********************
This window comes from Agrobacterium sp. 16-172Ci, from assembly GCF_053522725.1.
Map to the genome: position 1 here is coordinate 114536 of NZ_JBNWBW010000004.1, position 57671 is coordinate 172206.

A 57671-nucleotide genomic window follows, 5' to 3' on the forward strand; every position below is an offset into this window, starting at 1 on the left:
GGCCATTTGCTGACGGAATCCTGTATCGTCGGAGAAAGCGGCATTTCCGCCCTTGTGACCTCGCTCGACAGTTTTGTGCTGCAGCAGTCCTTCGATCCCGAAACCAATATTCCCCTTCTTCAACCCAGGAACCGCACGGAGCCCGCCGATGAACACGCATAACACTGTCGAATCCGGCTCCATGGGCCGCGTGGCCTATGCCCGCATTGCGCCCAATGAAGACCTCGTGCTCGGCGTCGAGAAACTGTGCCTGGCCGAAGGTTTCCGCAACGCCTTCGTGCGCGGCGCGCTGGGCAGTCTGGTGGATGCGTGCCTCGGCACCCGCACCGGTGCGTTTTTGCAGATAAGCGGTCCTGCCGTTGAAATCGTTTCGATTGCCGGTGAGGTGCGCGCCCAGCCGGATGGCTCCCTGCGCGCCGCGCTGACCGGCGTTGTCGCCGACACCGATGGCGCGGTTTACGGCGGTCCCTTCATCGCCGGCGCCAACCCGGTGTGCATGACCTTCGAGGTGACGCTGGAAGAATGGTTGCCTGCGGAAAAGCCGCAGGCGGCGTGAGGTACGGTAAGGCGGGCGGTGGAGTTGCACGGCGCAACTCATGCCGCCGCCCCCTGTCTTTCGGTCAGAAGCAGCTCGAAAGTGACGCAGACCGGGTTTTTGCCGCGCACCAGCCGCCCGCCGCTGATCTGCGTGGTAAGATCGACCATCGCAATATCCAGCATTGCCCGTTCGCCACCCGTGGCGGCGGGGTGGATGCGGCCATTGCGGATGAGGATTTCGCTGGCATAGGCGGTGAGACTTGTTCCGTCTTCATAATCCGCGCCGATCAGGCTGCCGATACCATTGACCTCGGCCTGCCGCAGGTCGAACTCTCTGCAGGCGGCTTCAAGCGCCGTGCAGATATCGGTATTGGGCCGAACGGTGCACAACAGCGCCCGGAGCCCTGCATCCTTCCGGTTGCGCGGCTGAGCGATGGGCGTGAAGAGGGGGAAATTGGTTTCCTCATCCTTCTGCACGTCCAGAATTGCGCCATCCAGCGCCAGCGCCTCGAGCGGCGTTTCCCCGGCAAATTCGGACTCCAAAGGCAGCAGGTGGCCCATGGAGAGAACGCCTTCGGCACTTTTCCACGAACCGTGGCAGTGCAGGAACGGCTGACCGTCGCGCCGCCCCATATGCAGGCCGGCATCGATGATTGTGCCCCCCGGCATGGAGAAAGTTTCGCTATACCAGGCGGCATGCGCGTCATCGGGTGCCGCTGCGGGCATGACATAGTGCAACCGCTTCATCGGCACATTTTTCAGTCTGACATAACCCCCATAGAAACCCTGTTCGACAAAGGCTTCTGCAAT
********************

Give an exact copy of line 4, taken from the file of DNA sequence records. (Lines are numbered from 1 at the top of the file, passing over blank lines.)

GGCCATTTGCTGACGGAATCCTGTATCGTCGGAGAAAGCGGCATTTCCGCCCTTGTGACCTCGCTCGACAGTTTTGTGCTGCAGCAGTCCTTCGATCCCGAAACCAATATTCCCCTTCTTCAACCCAGGAACCGCACGGAGCCCGCCGATGAACACGCATAACACTGTCGAATCCGGCTCCATGGGCCGCGTGGCCTATGCCCGCATTGCGCCCAATGAAGACCTCGTGCTCGGCGTCGAGAAACTGTGCCTGGCCGAAGGTTTCCGCAACGCCTTCGTGCGCGGCGCGCTGGGCAGTCTGGTGGATGCGTGCCTCGGCACCCGCACCGGTGCGTTTTTGCAGATAAGCGGTCCTGCCGTTGAAATCGTTTCGATTGCCGGTGAGGTGCGCGCCCAGCCGGATGGCTCCCTGCGCGCCGCGCTGACCGGCGTTGTCGCCGACACCGATGGCGCGGTTTACGGCGGTCCCTTCATCGCCGGCGCCAACCCGGTGTGCATGACCTTCGAGGTGACGCTGGAAGAATGGTTGCCTGCGGAAAAGCCGCAGGCGGCGTGAGGTACGGTAAGGCGGGCGGTGGAGTTGCACGGCGCAACTCATGCCGCCGCCCCCTGTCTTTCGGTCAGAAGCAGCTCGAAAGTGACGCAGACCGGGTTTTTGCCGCGCACCAGCCGCCCGCCGCTGATCTGCGTGGTAAGATCGACCATCGCAATATCCAGCATTGCCCGTTCGCCACCCGTGGCGGCGGGGTGGATGCGGCCATTGCGGATGAGGATTTCGCTGGCATAGGCGGTGAGACTTGTTCCGTCTTCATAATCCGCGCCGATCAGGCTGCCGATACCATTGACCTCGGCCTGCCGCAGGTCGAACTCTCTGCAGGCGGCTTCAAGCGCCGTGCAGATATCGGTATTGGGCCGAACGGTGCACAACAGCGCCCGGAGCCCTGCATCCTTCCGGTTGCGCGGCTGAGCGATGGGCGTGAAGAGGGGGAAATTGGTTTCCTCATCCTTCTGCACGTCCAGAATTGCGCCATCCAGCGCCAGCGCCTCGAGCGGCGTTTCCCCGGCAAATTCGGACTCCAAAGGCAGCAGGTGGCCCATGGAGAGAACGCCTTCGGCACTTTTCCACGAACCGTGGCAGTGCAGGAACGGCTGACCGTCGCGCCGCCCCATATGCAGGCCGGCATCGATGATTGTGCCCCCCGGCATGGAGAAAGTTTCGCTATACCAGGCGGCATGCGCGTCATCGGGTGCCGCTGCGGGCATGACATAGTGCAACCGCTTCATCGGCACATTTTTCAGTCTGACATAACCCCCATAGAAACCCTGTTCGACAAAGGCTTCTGCAAT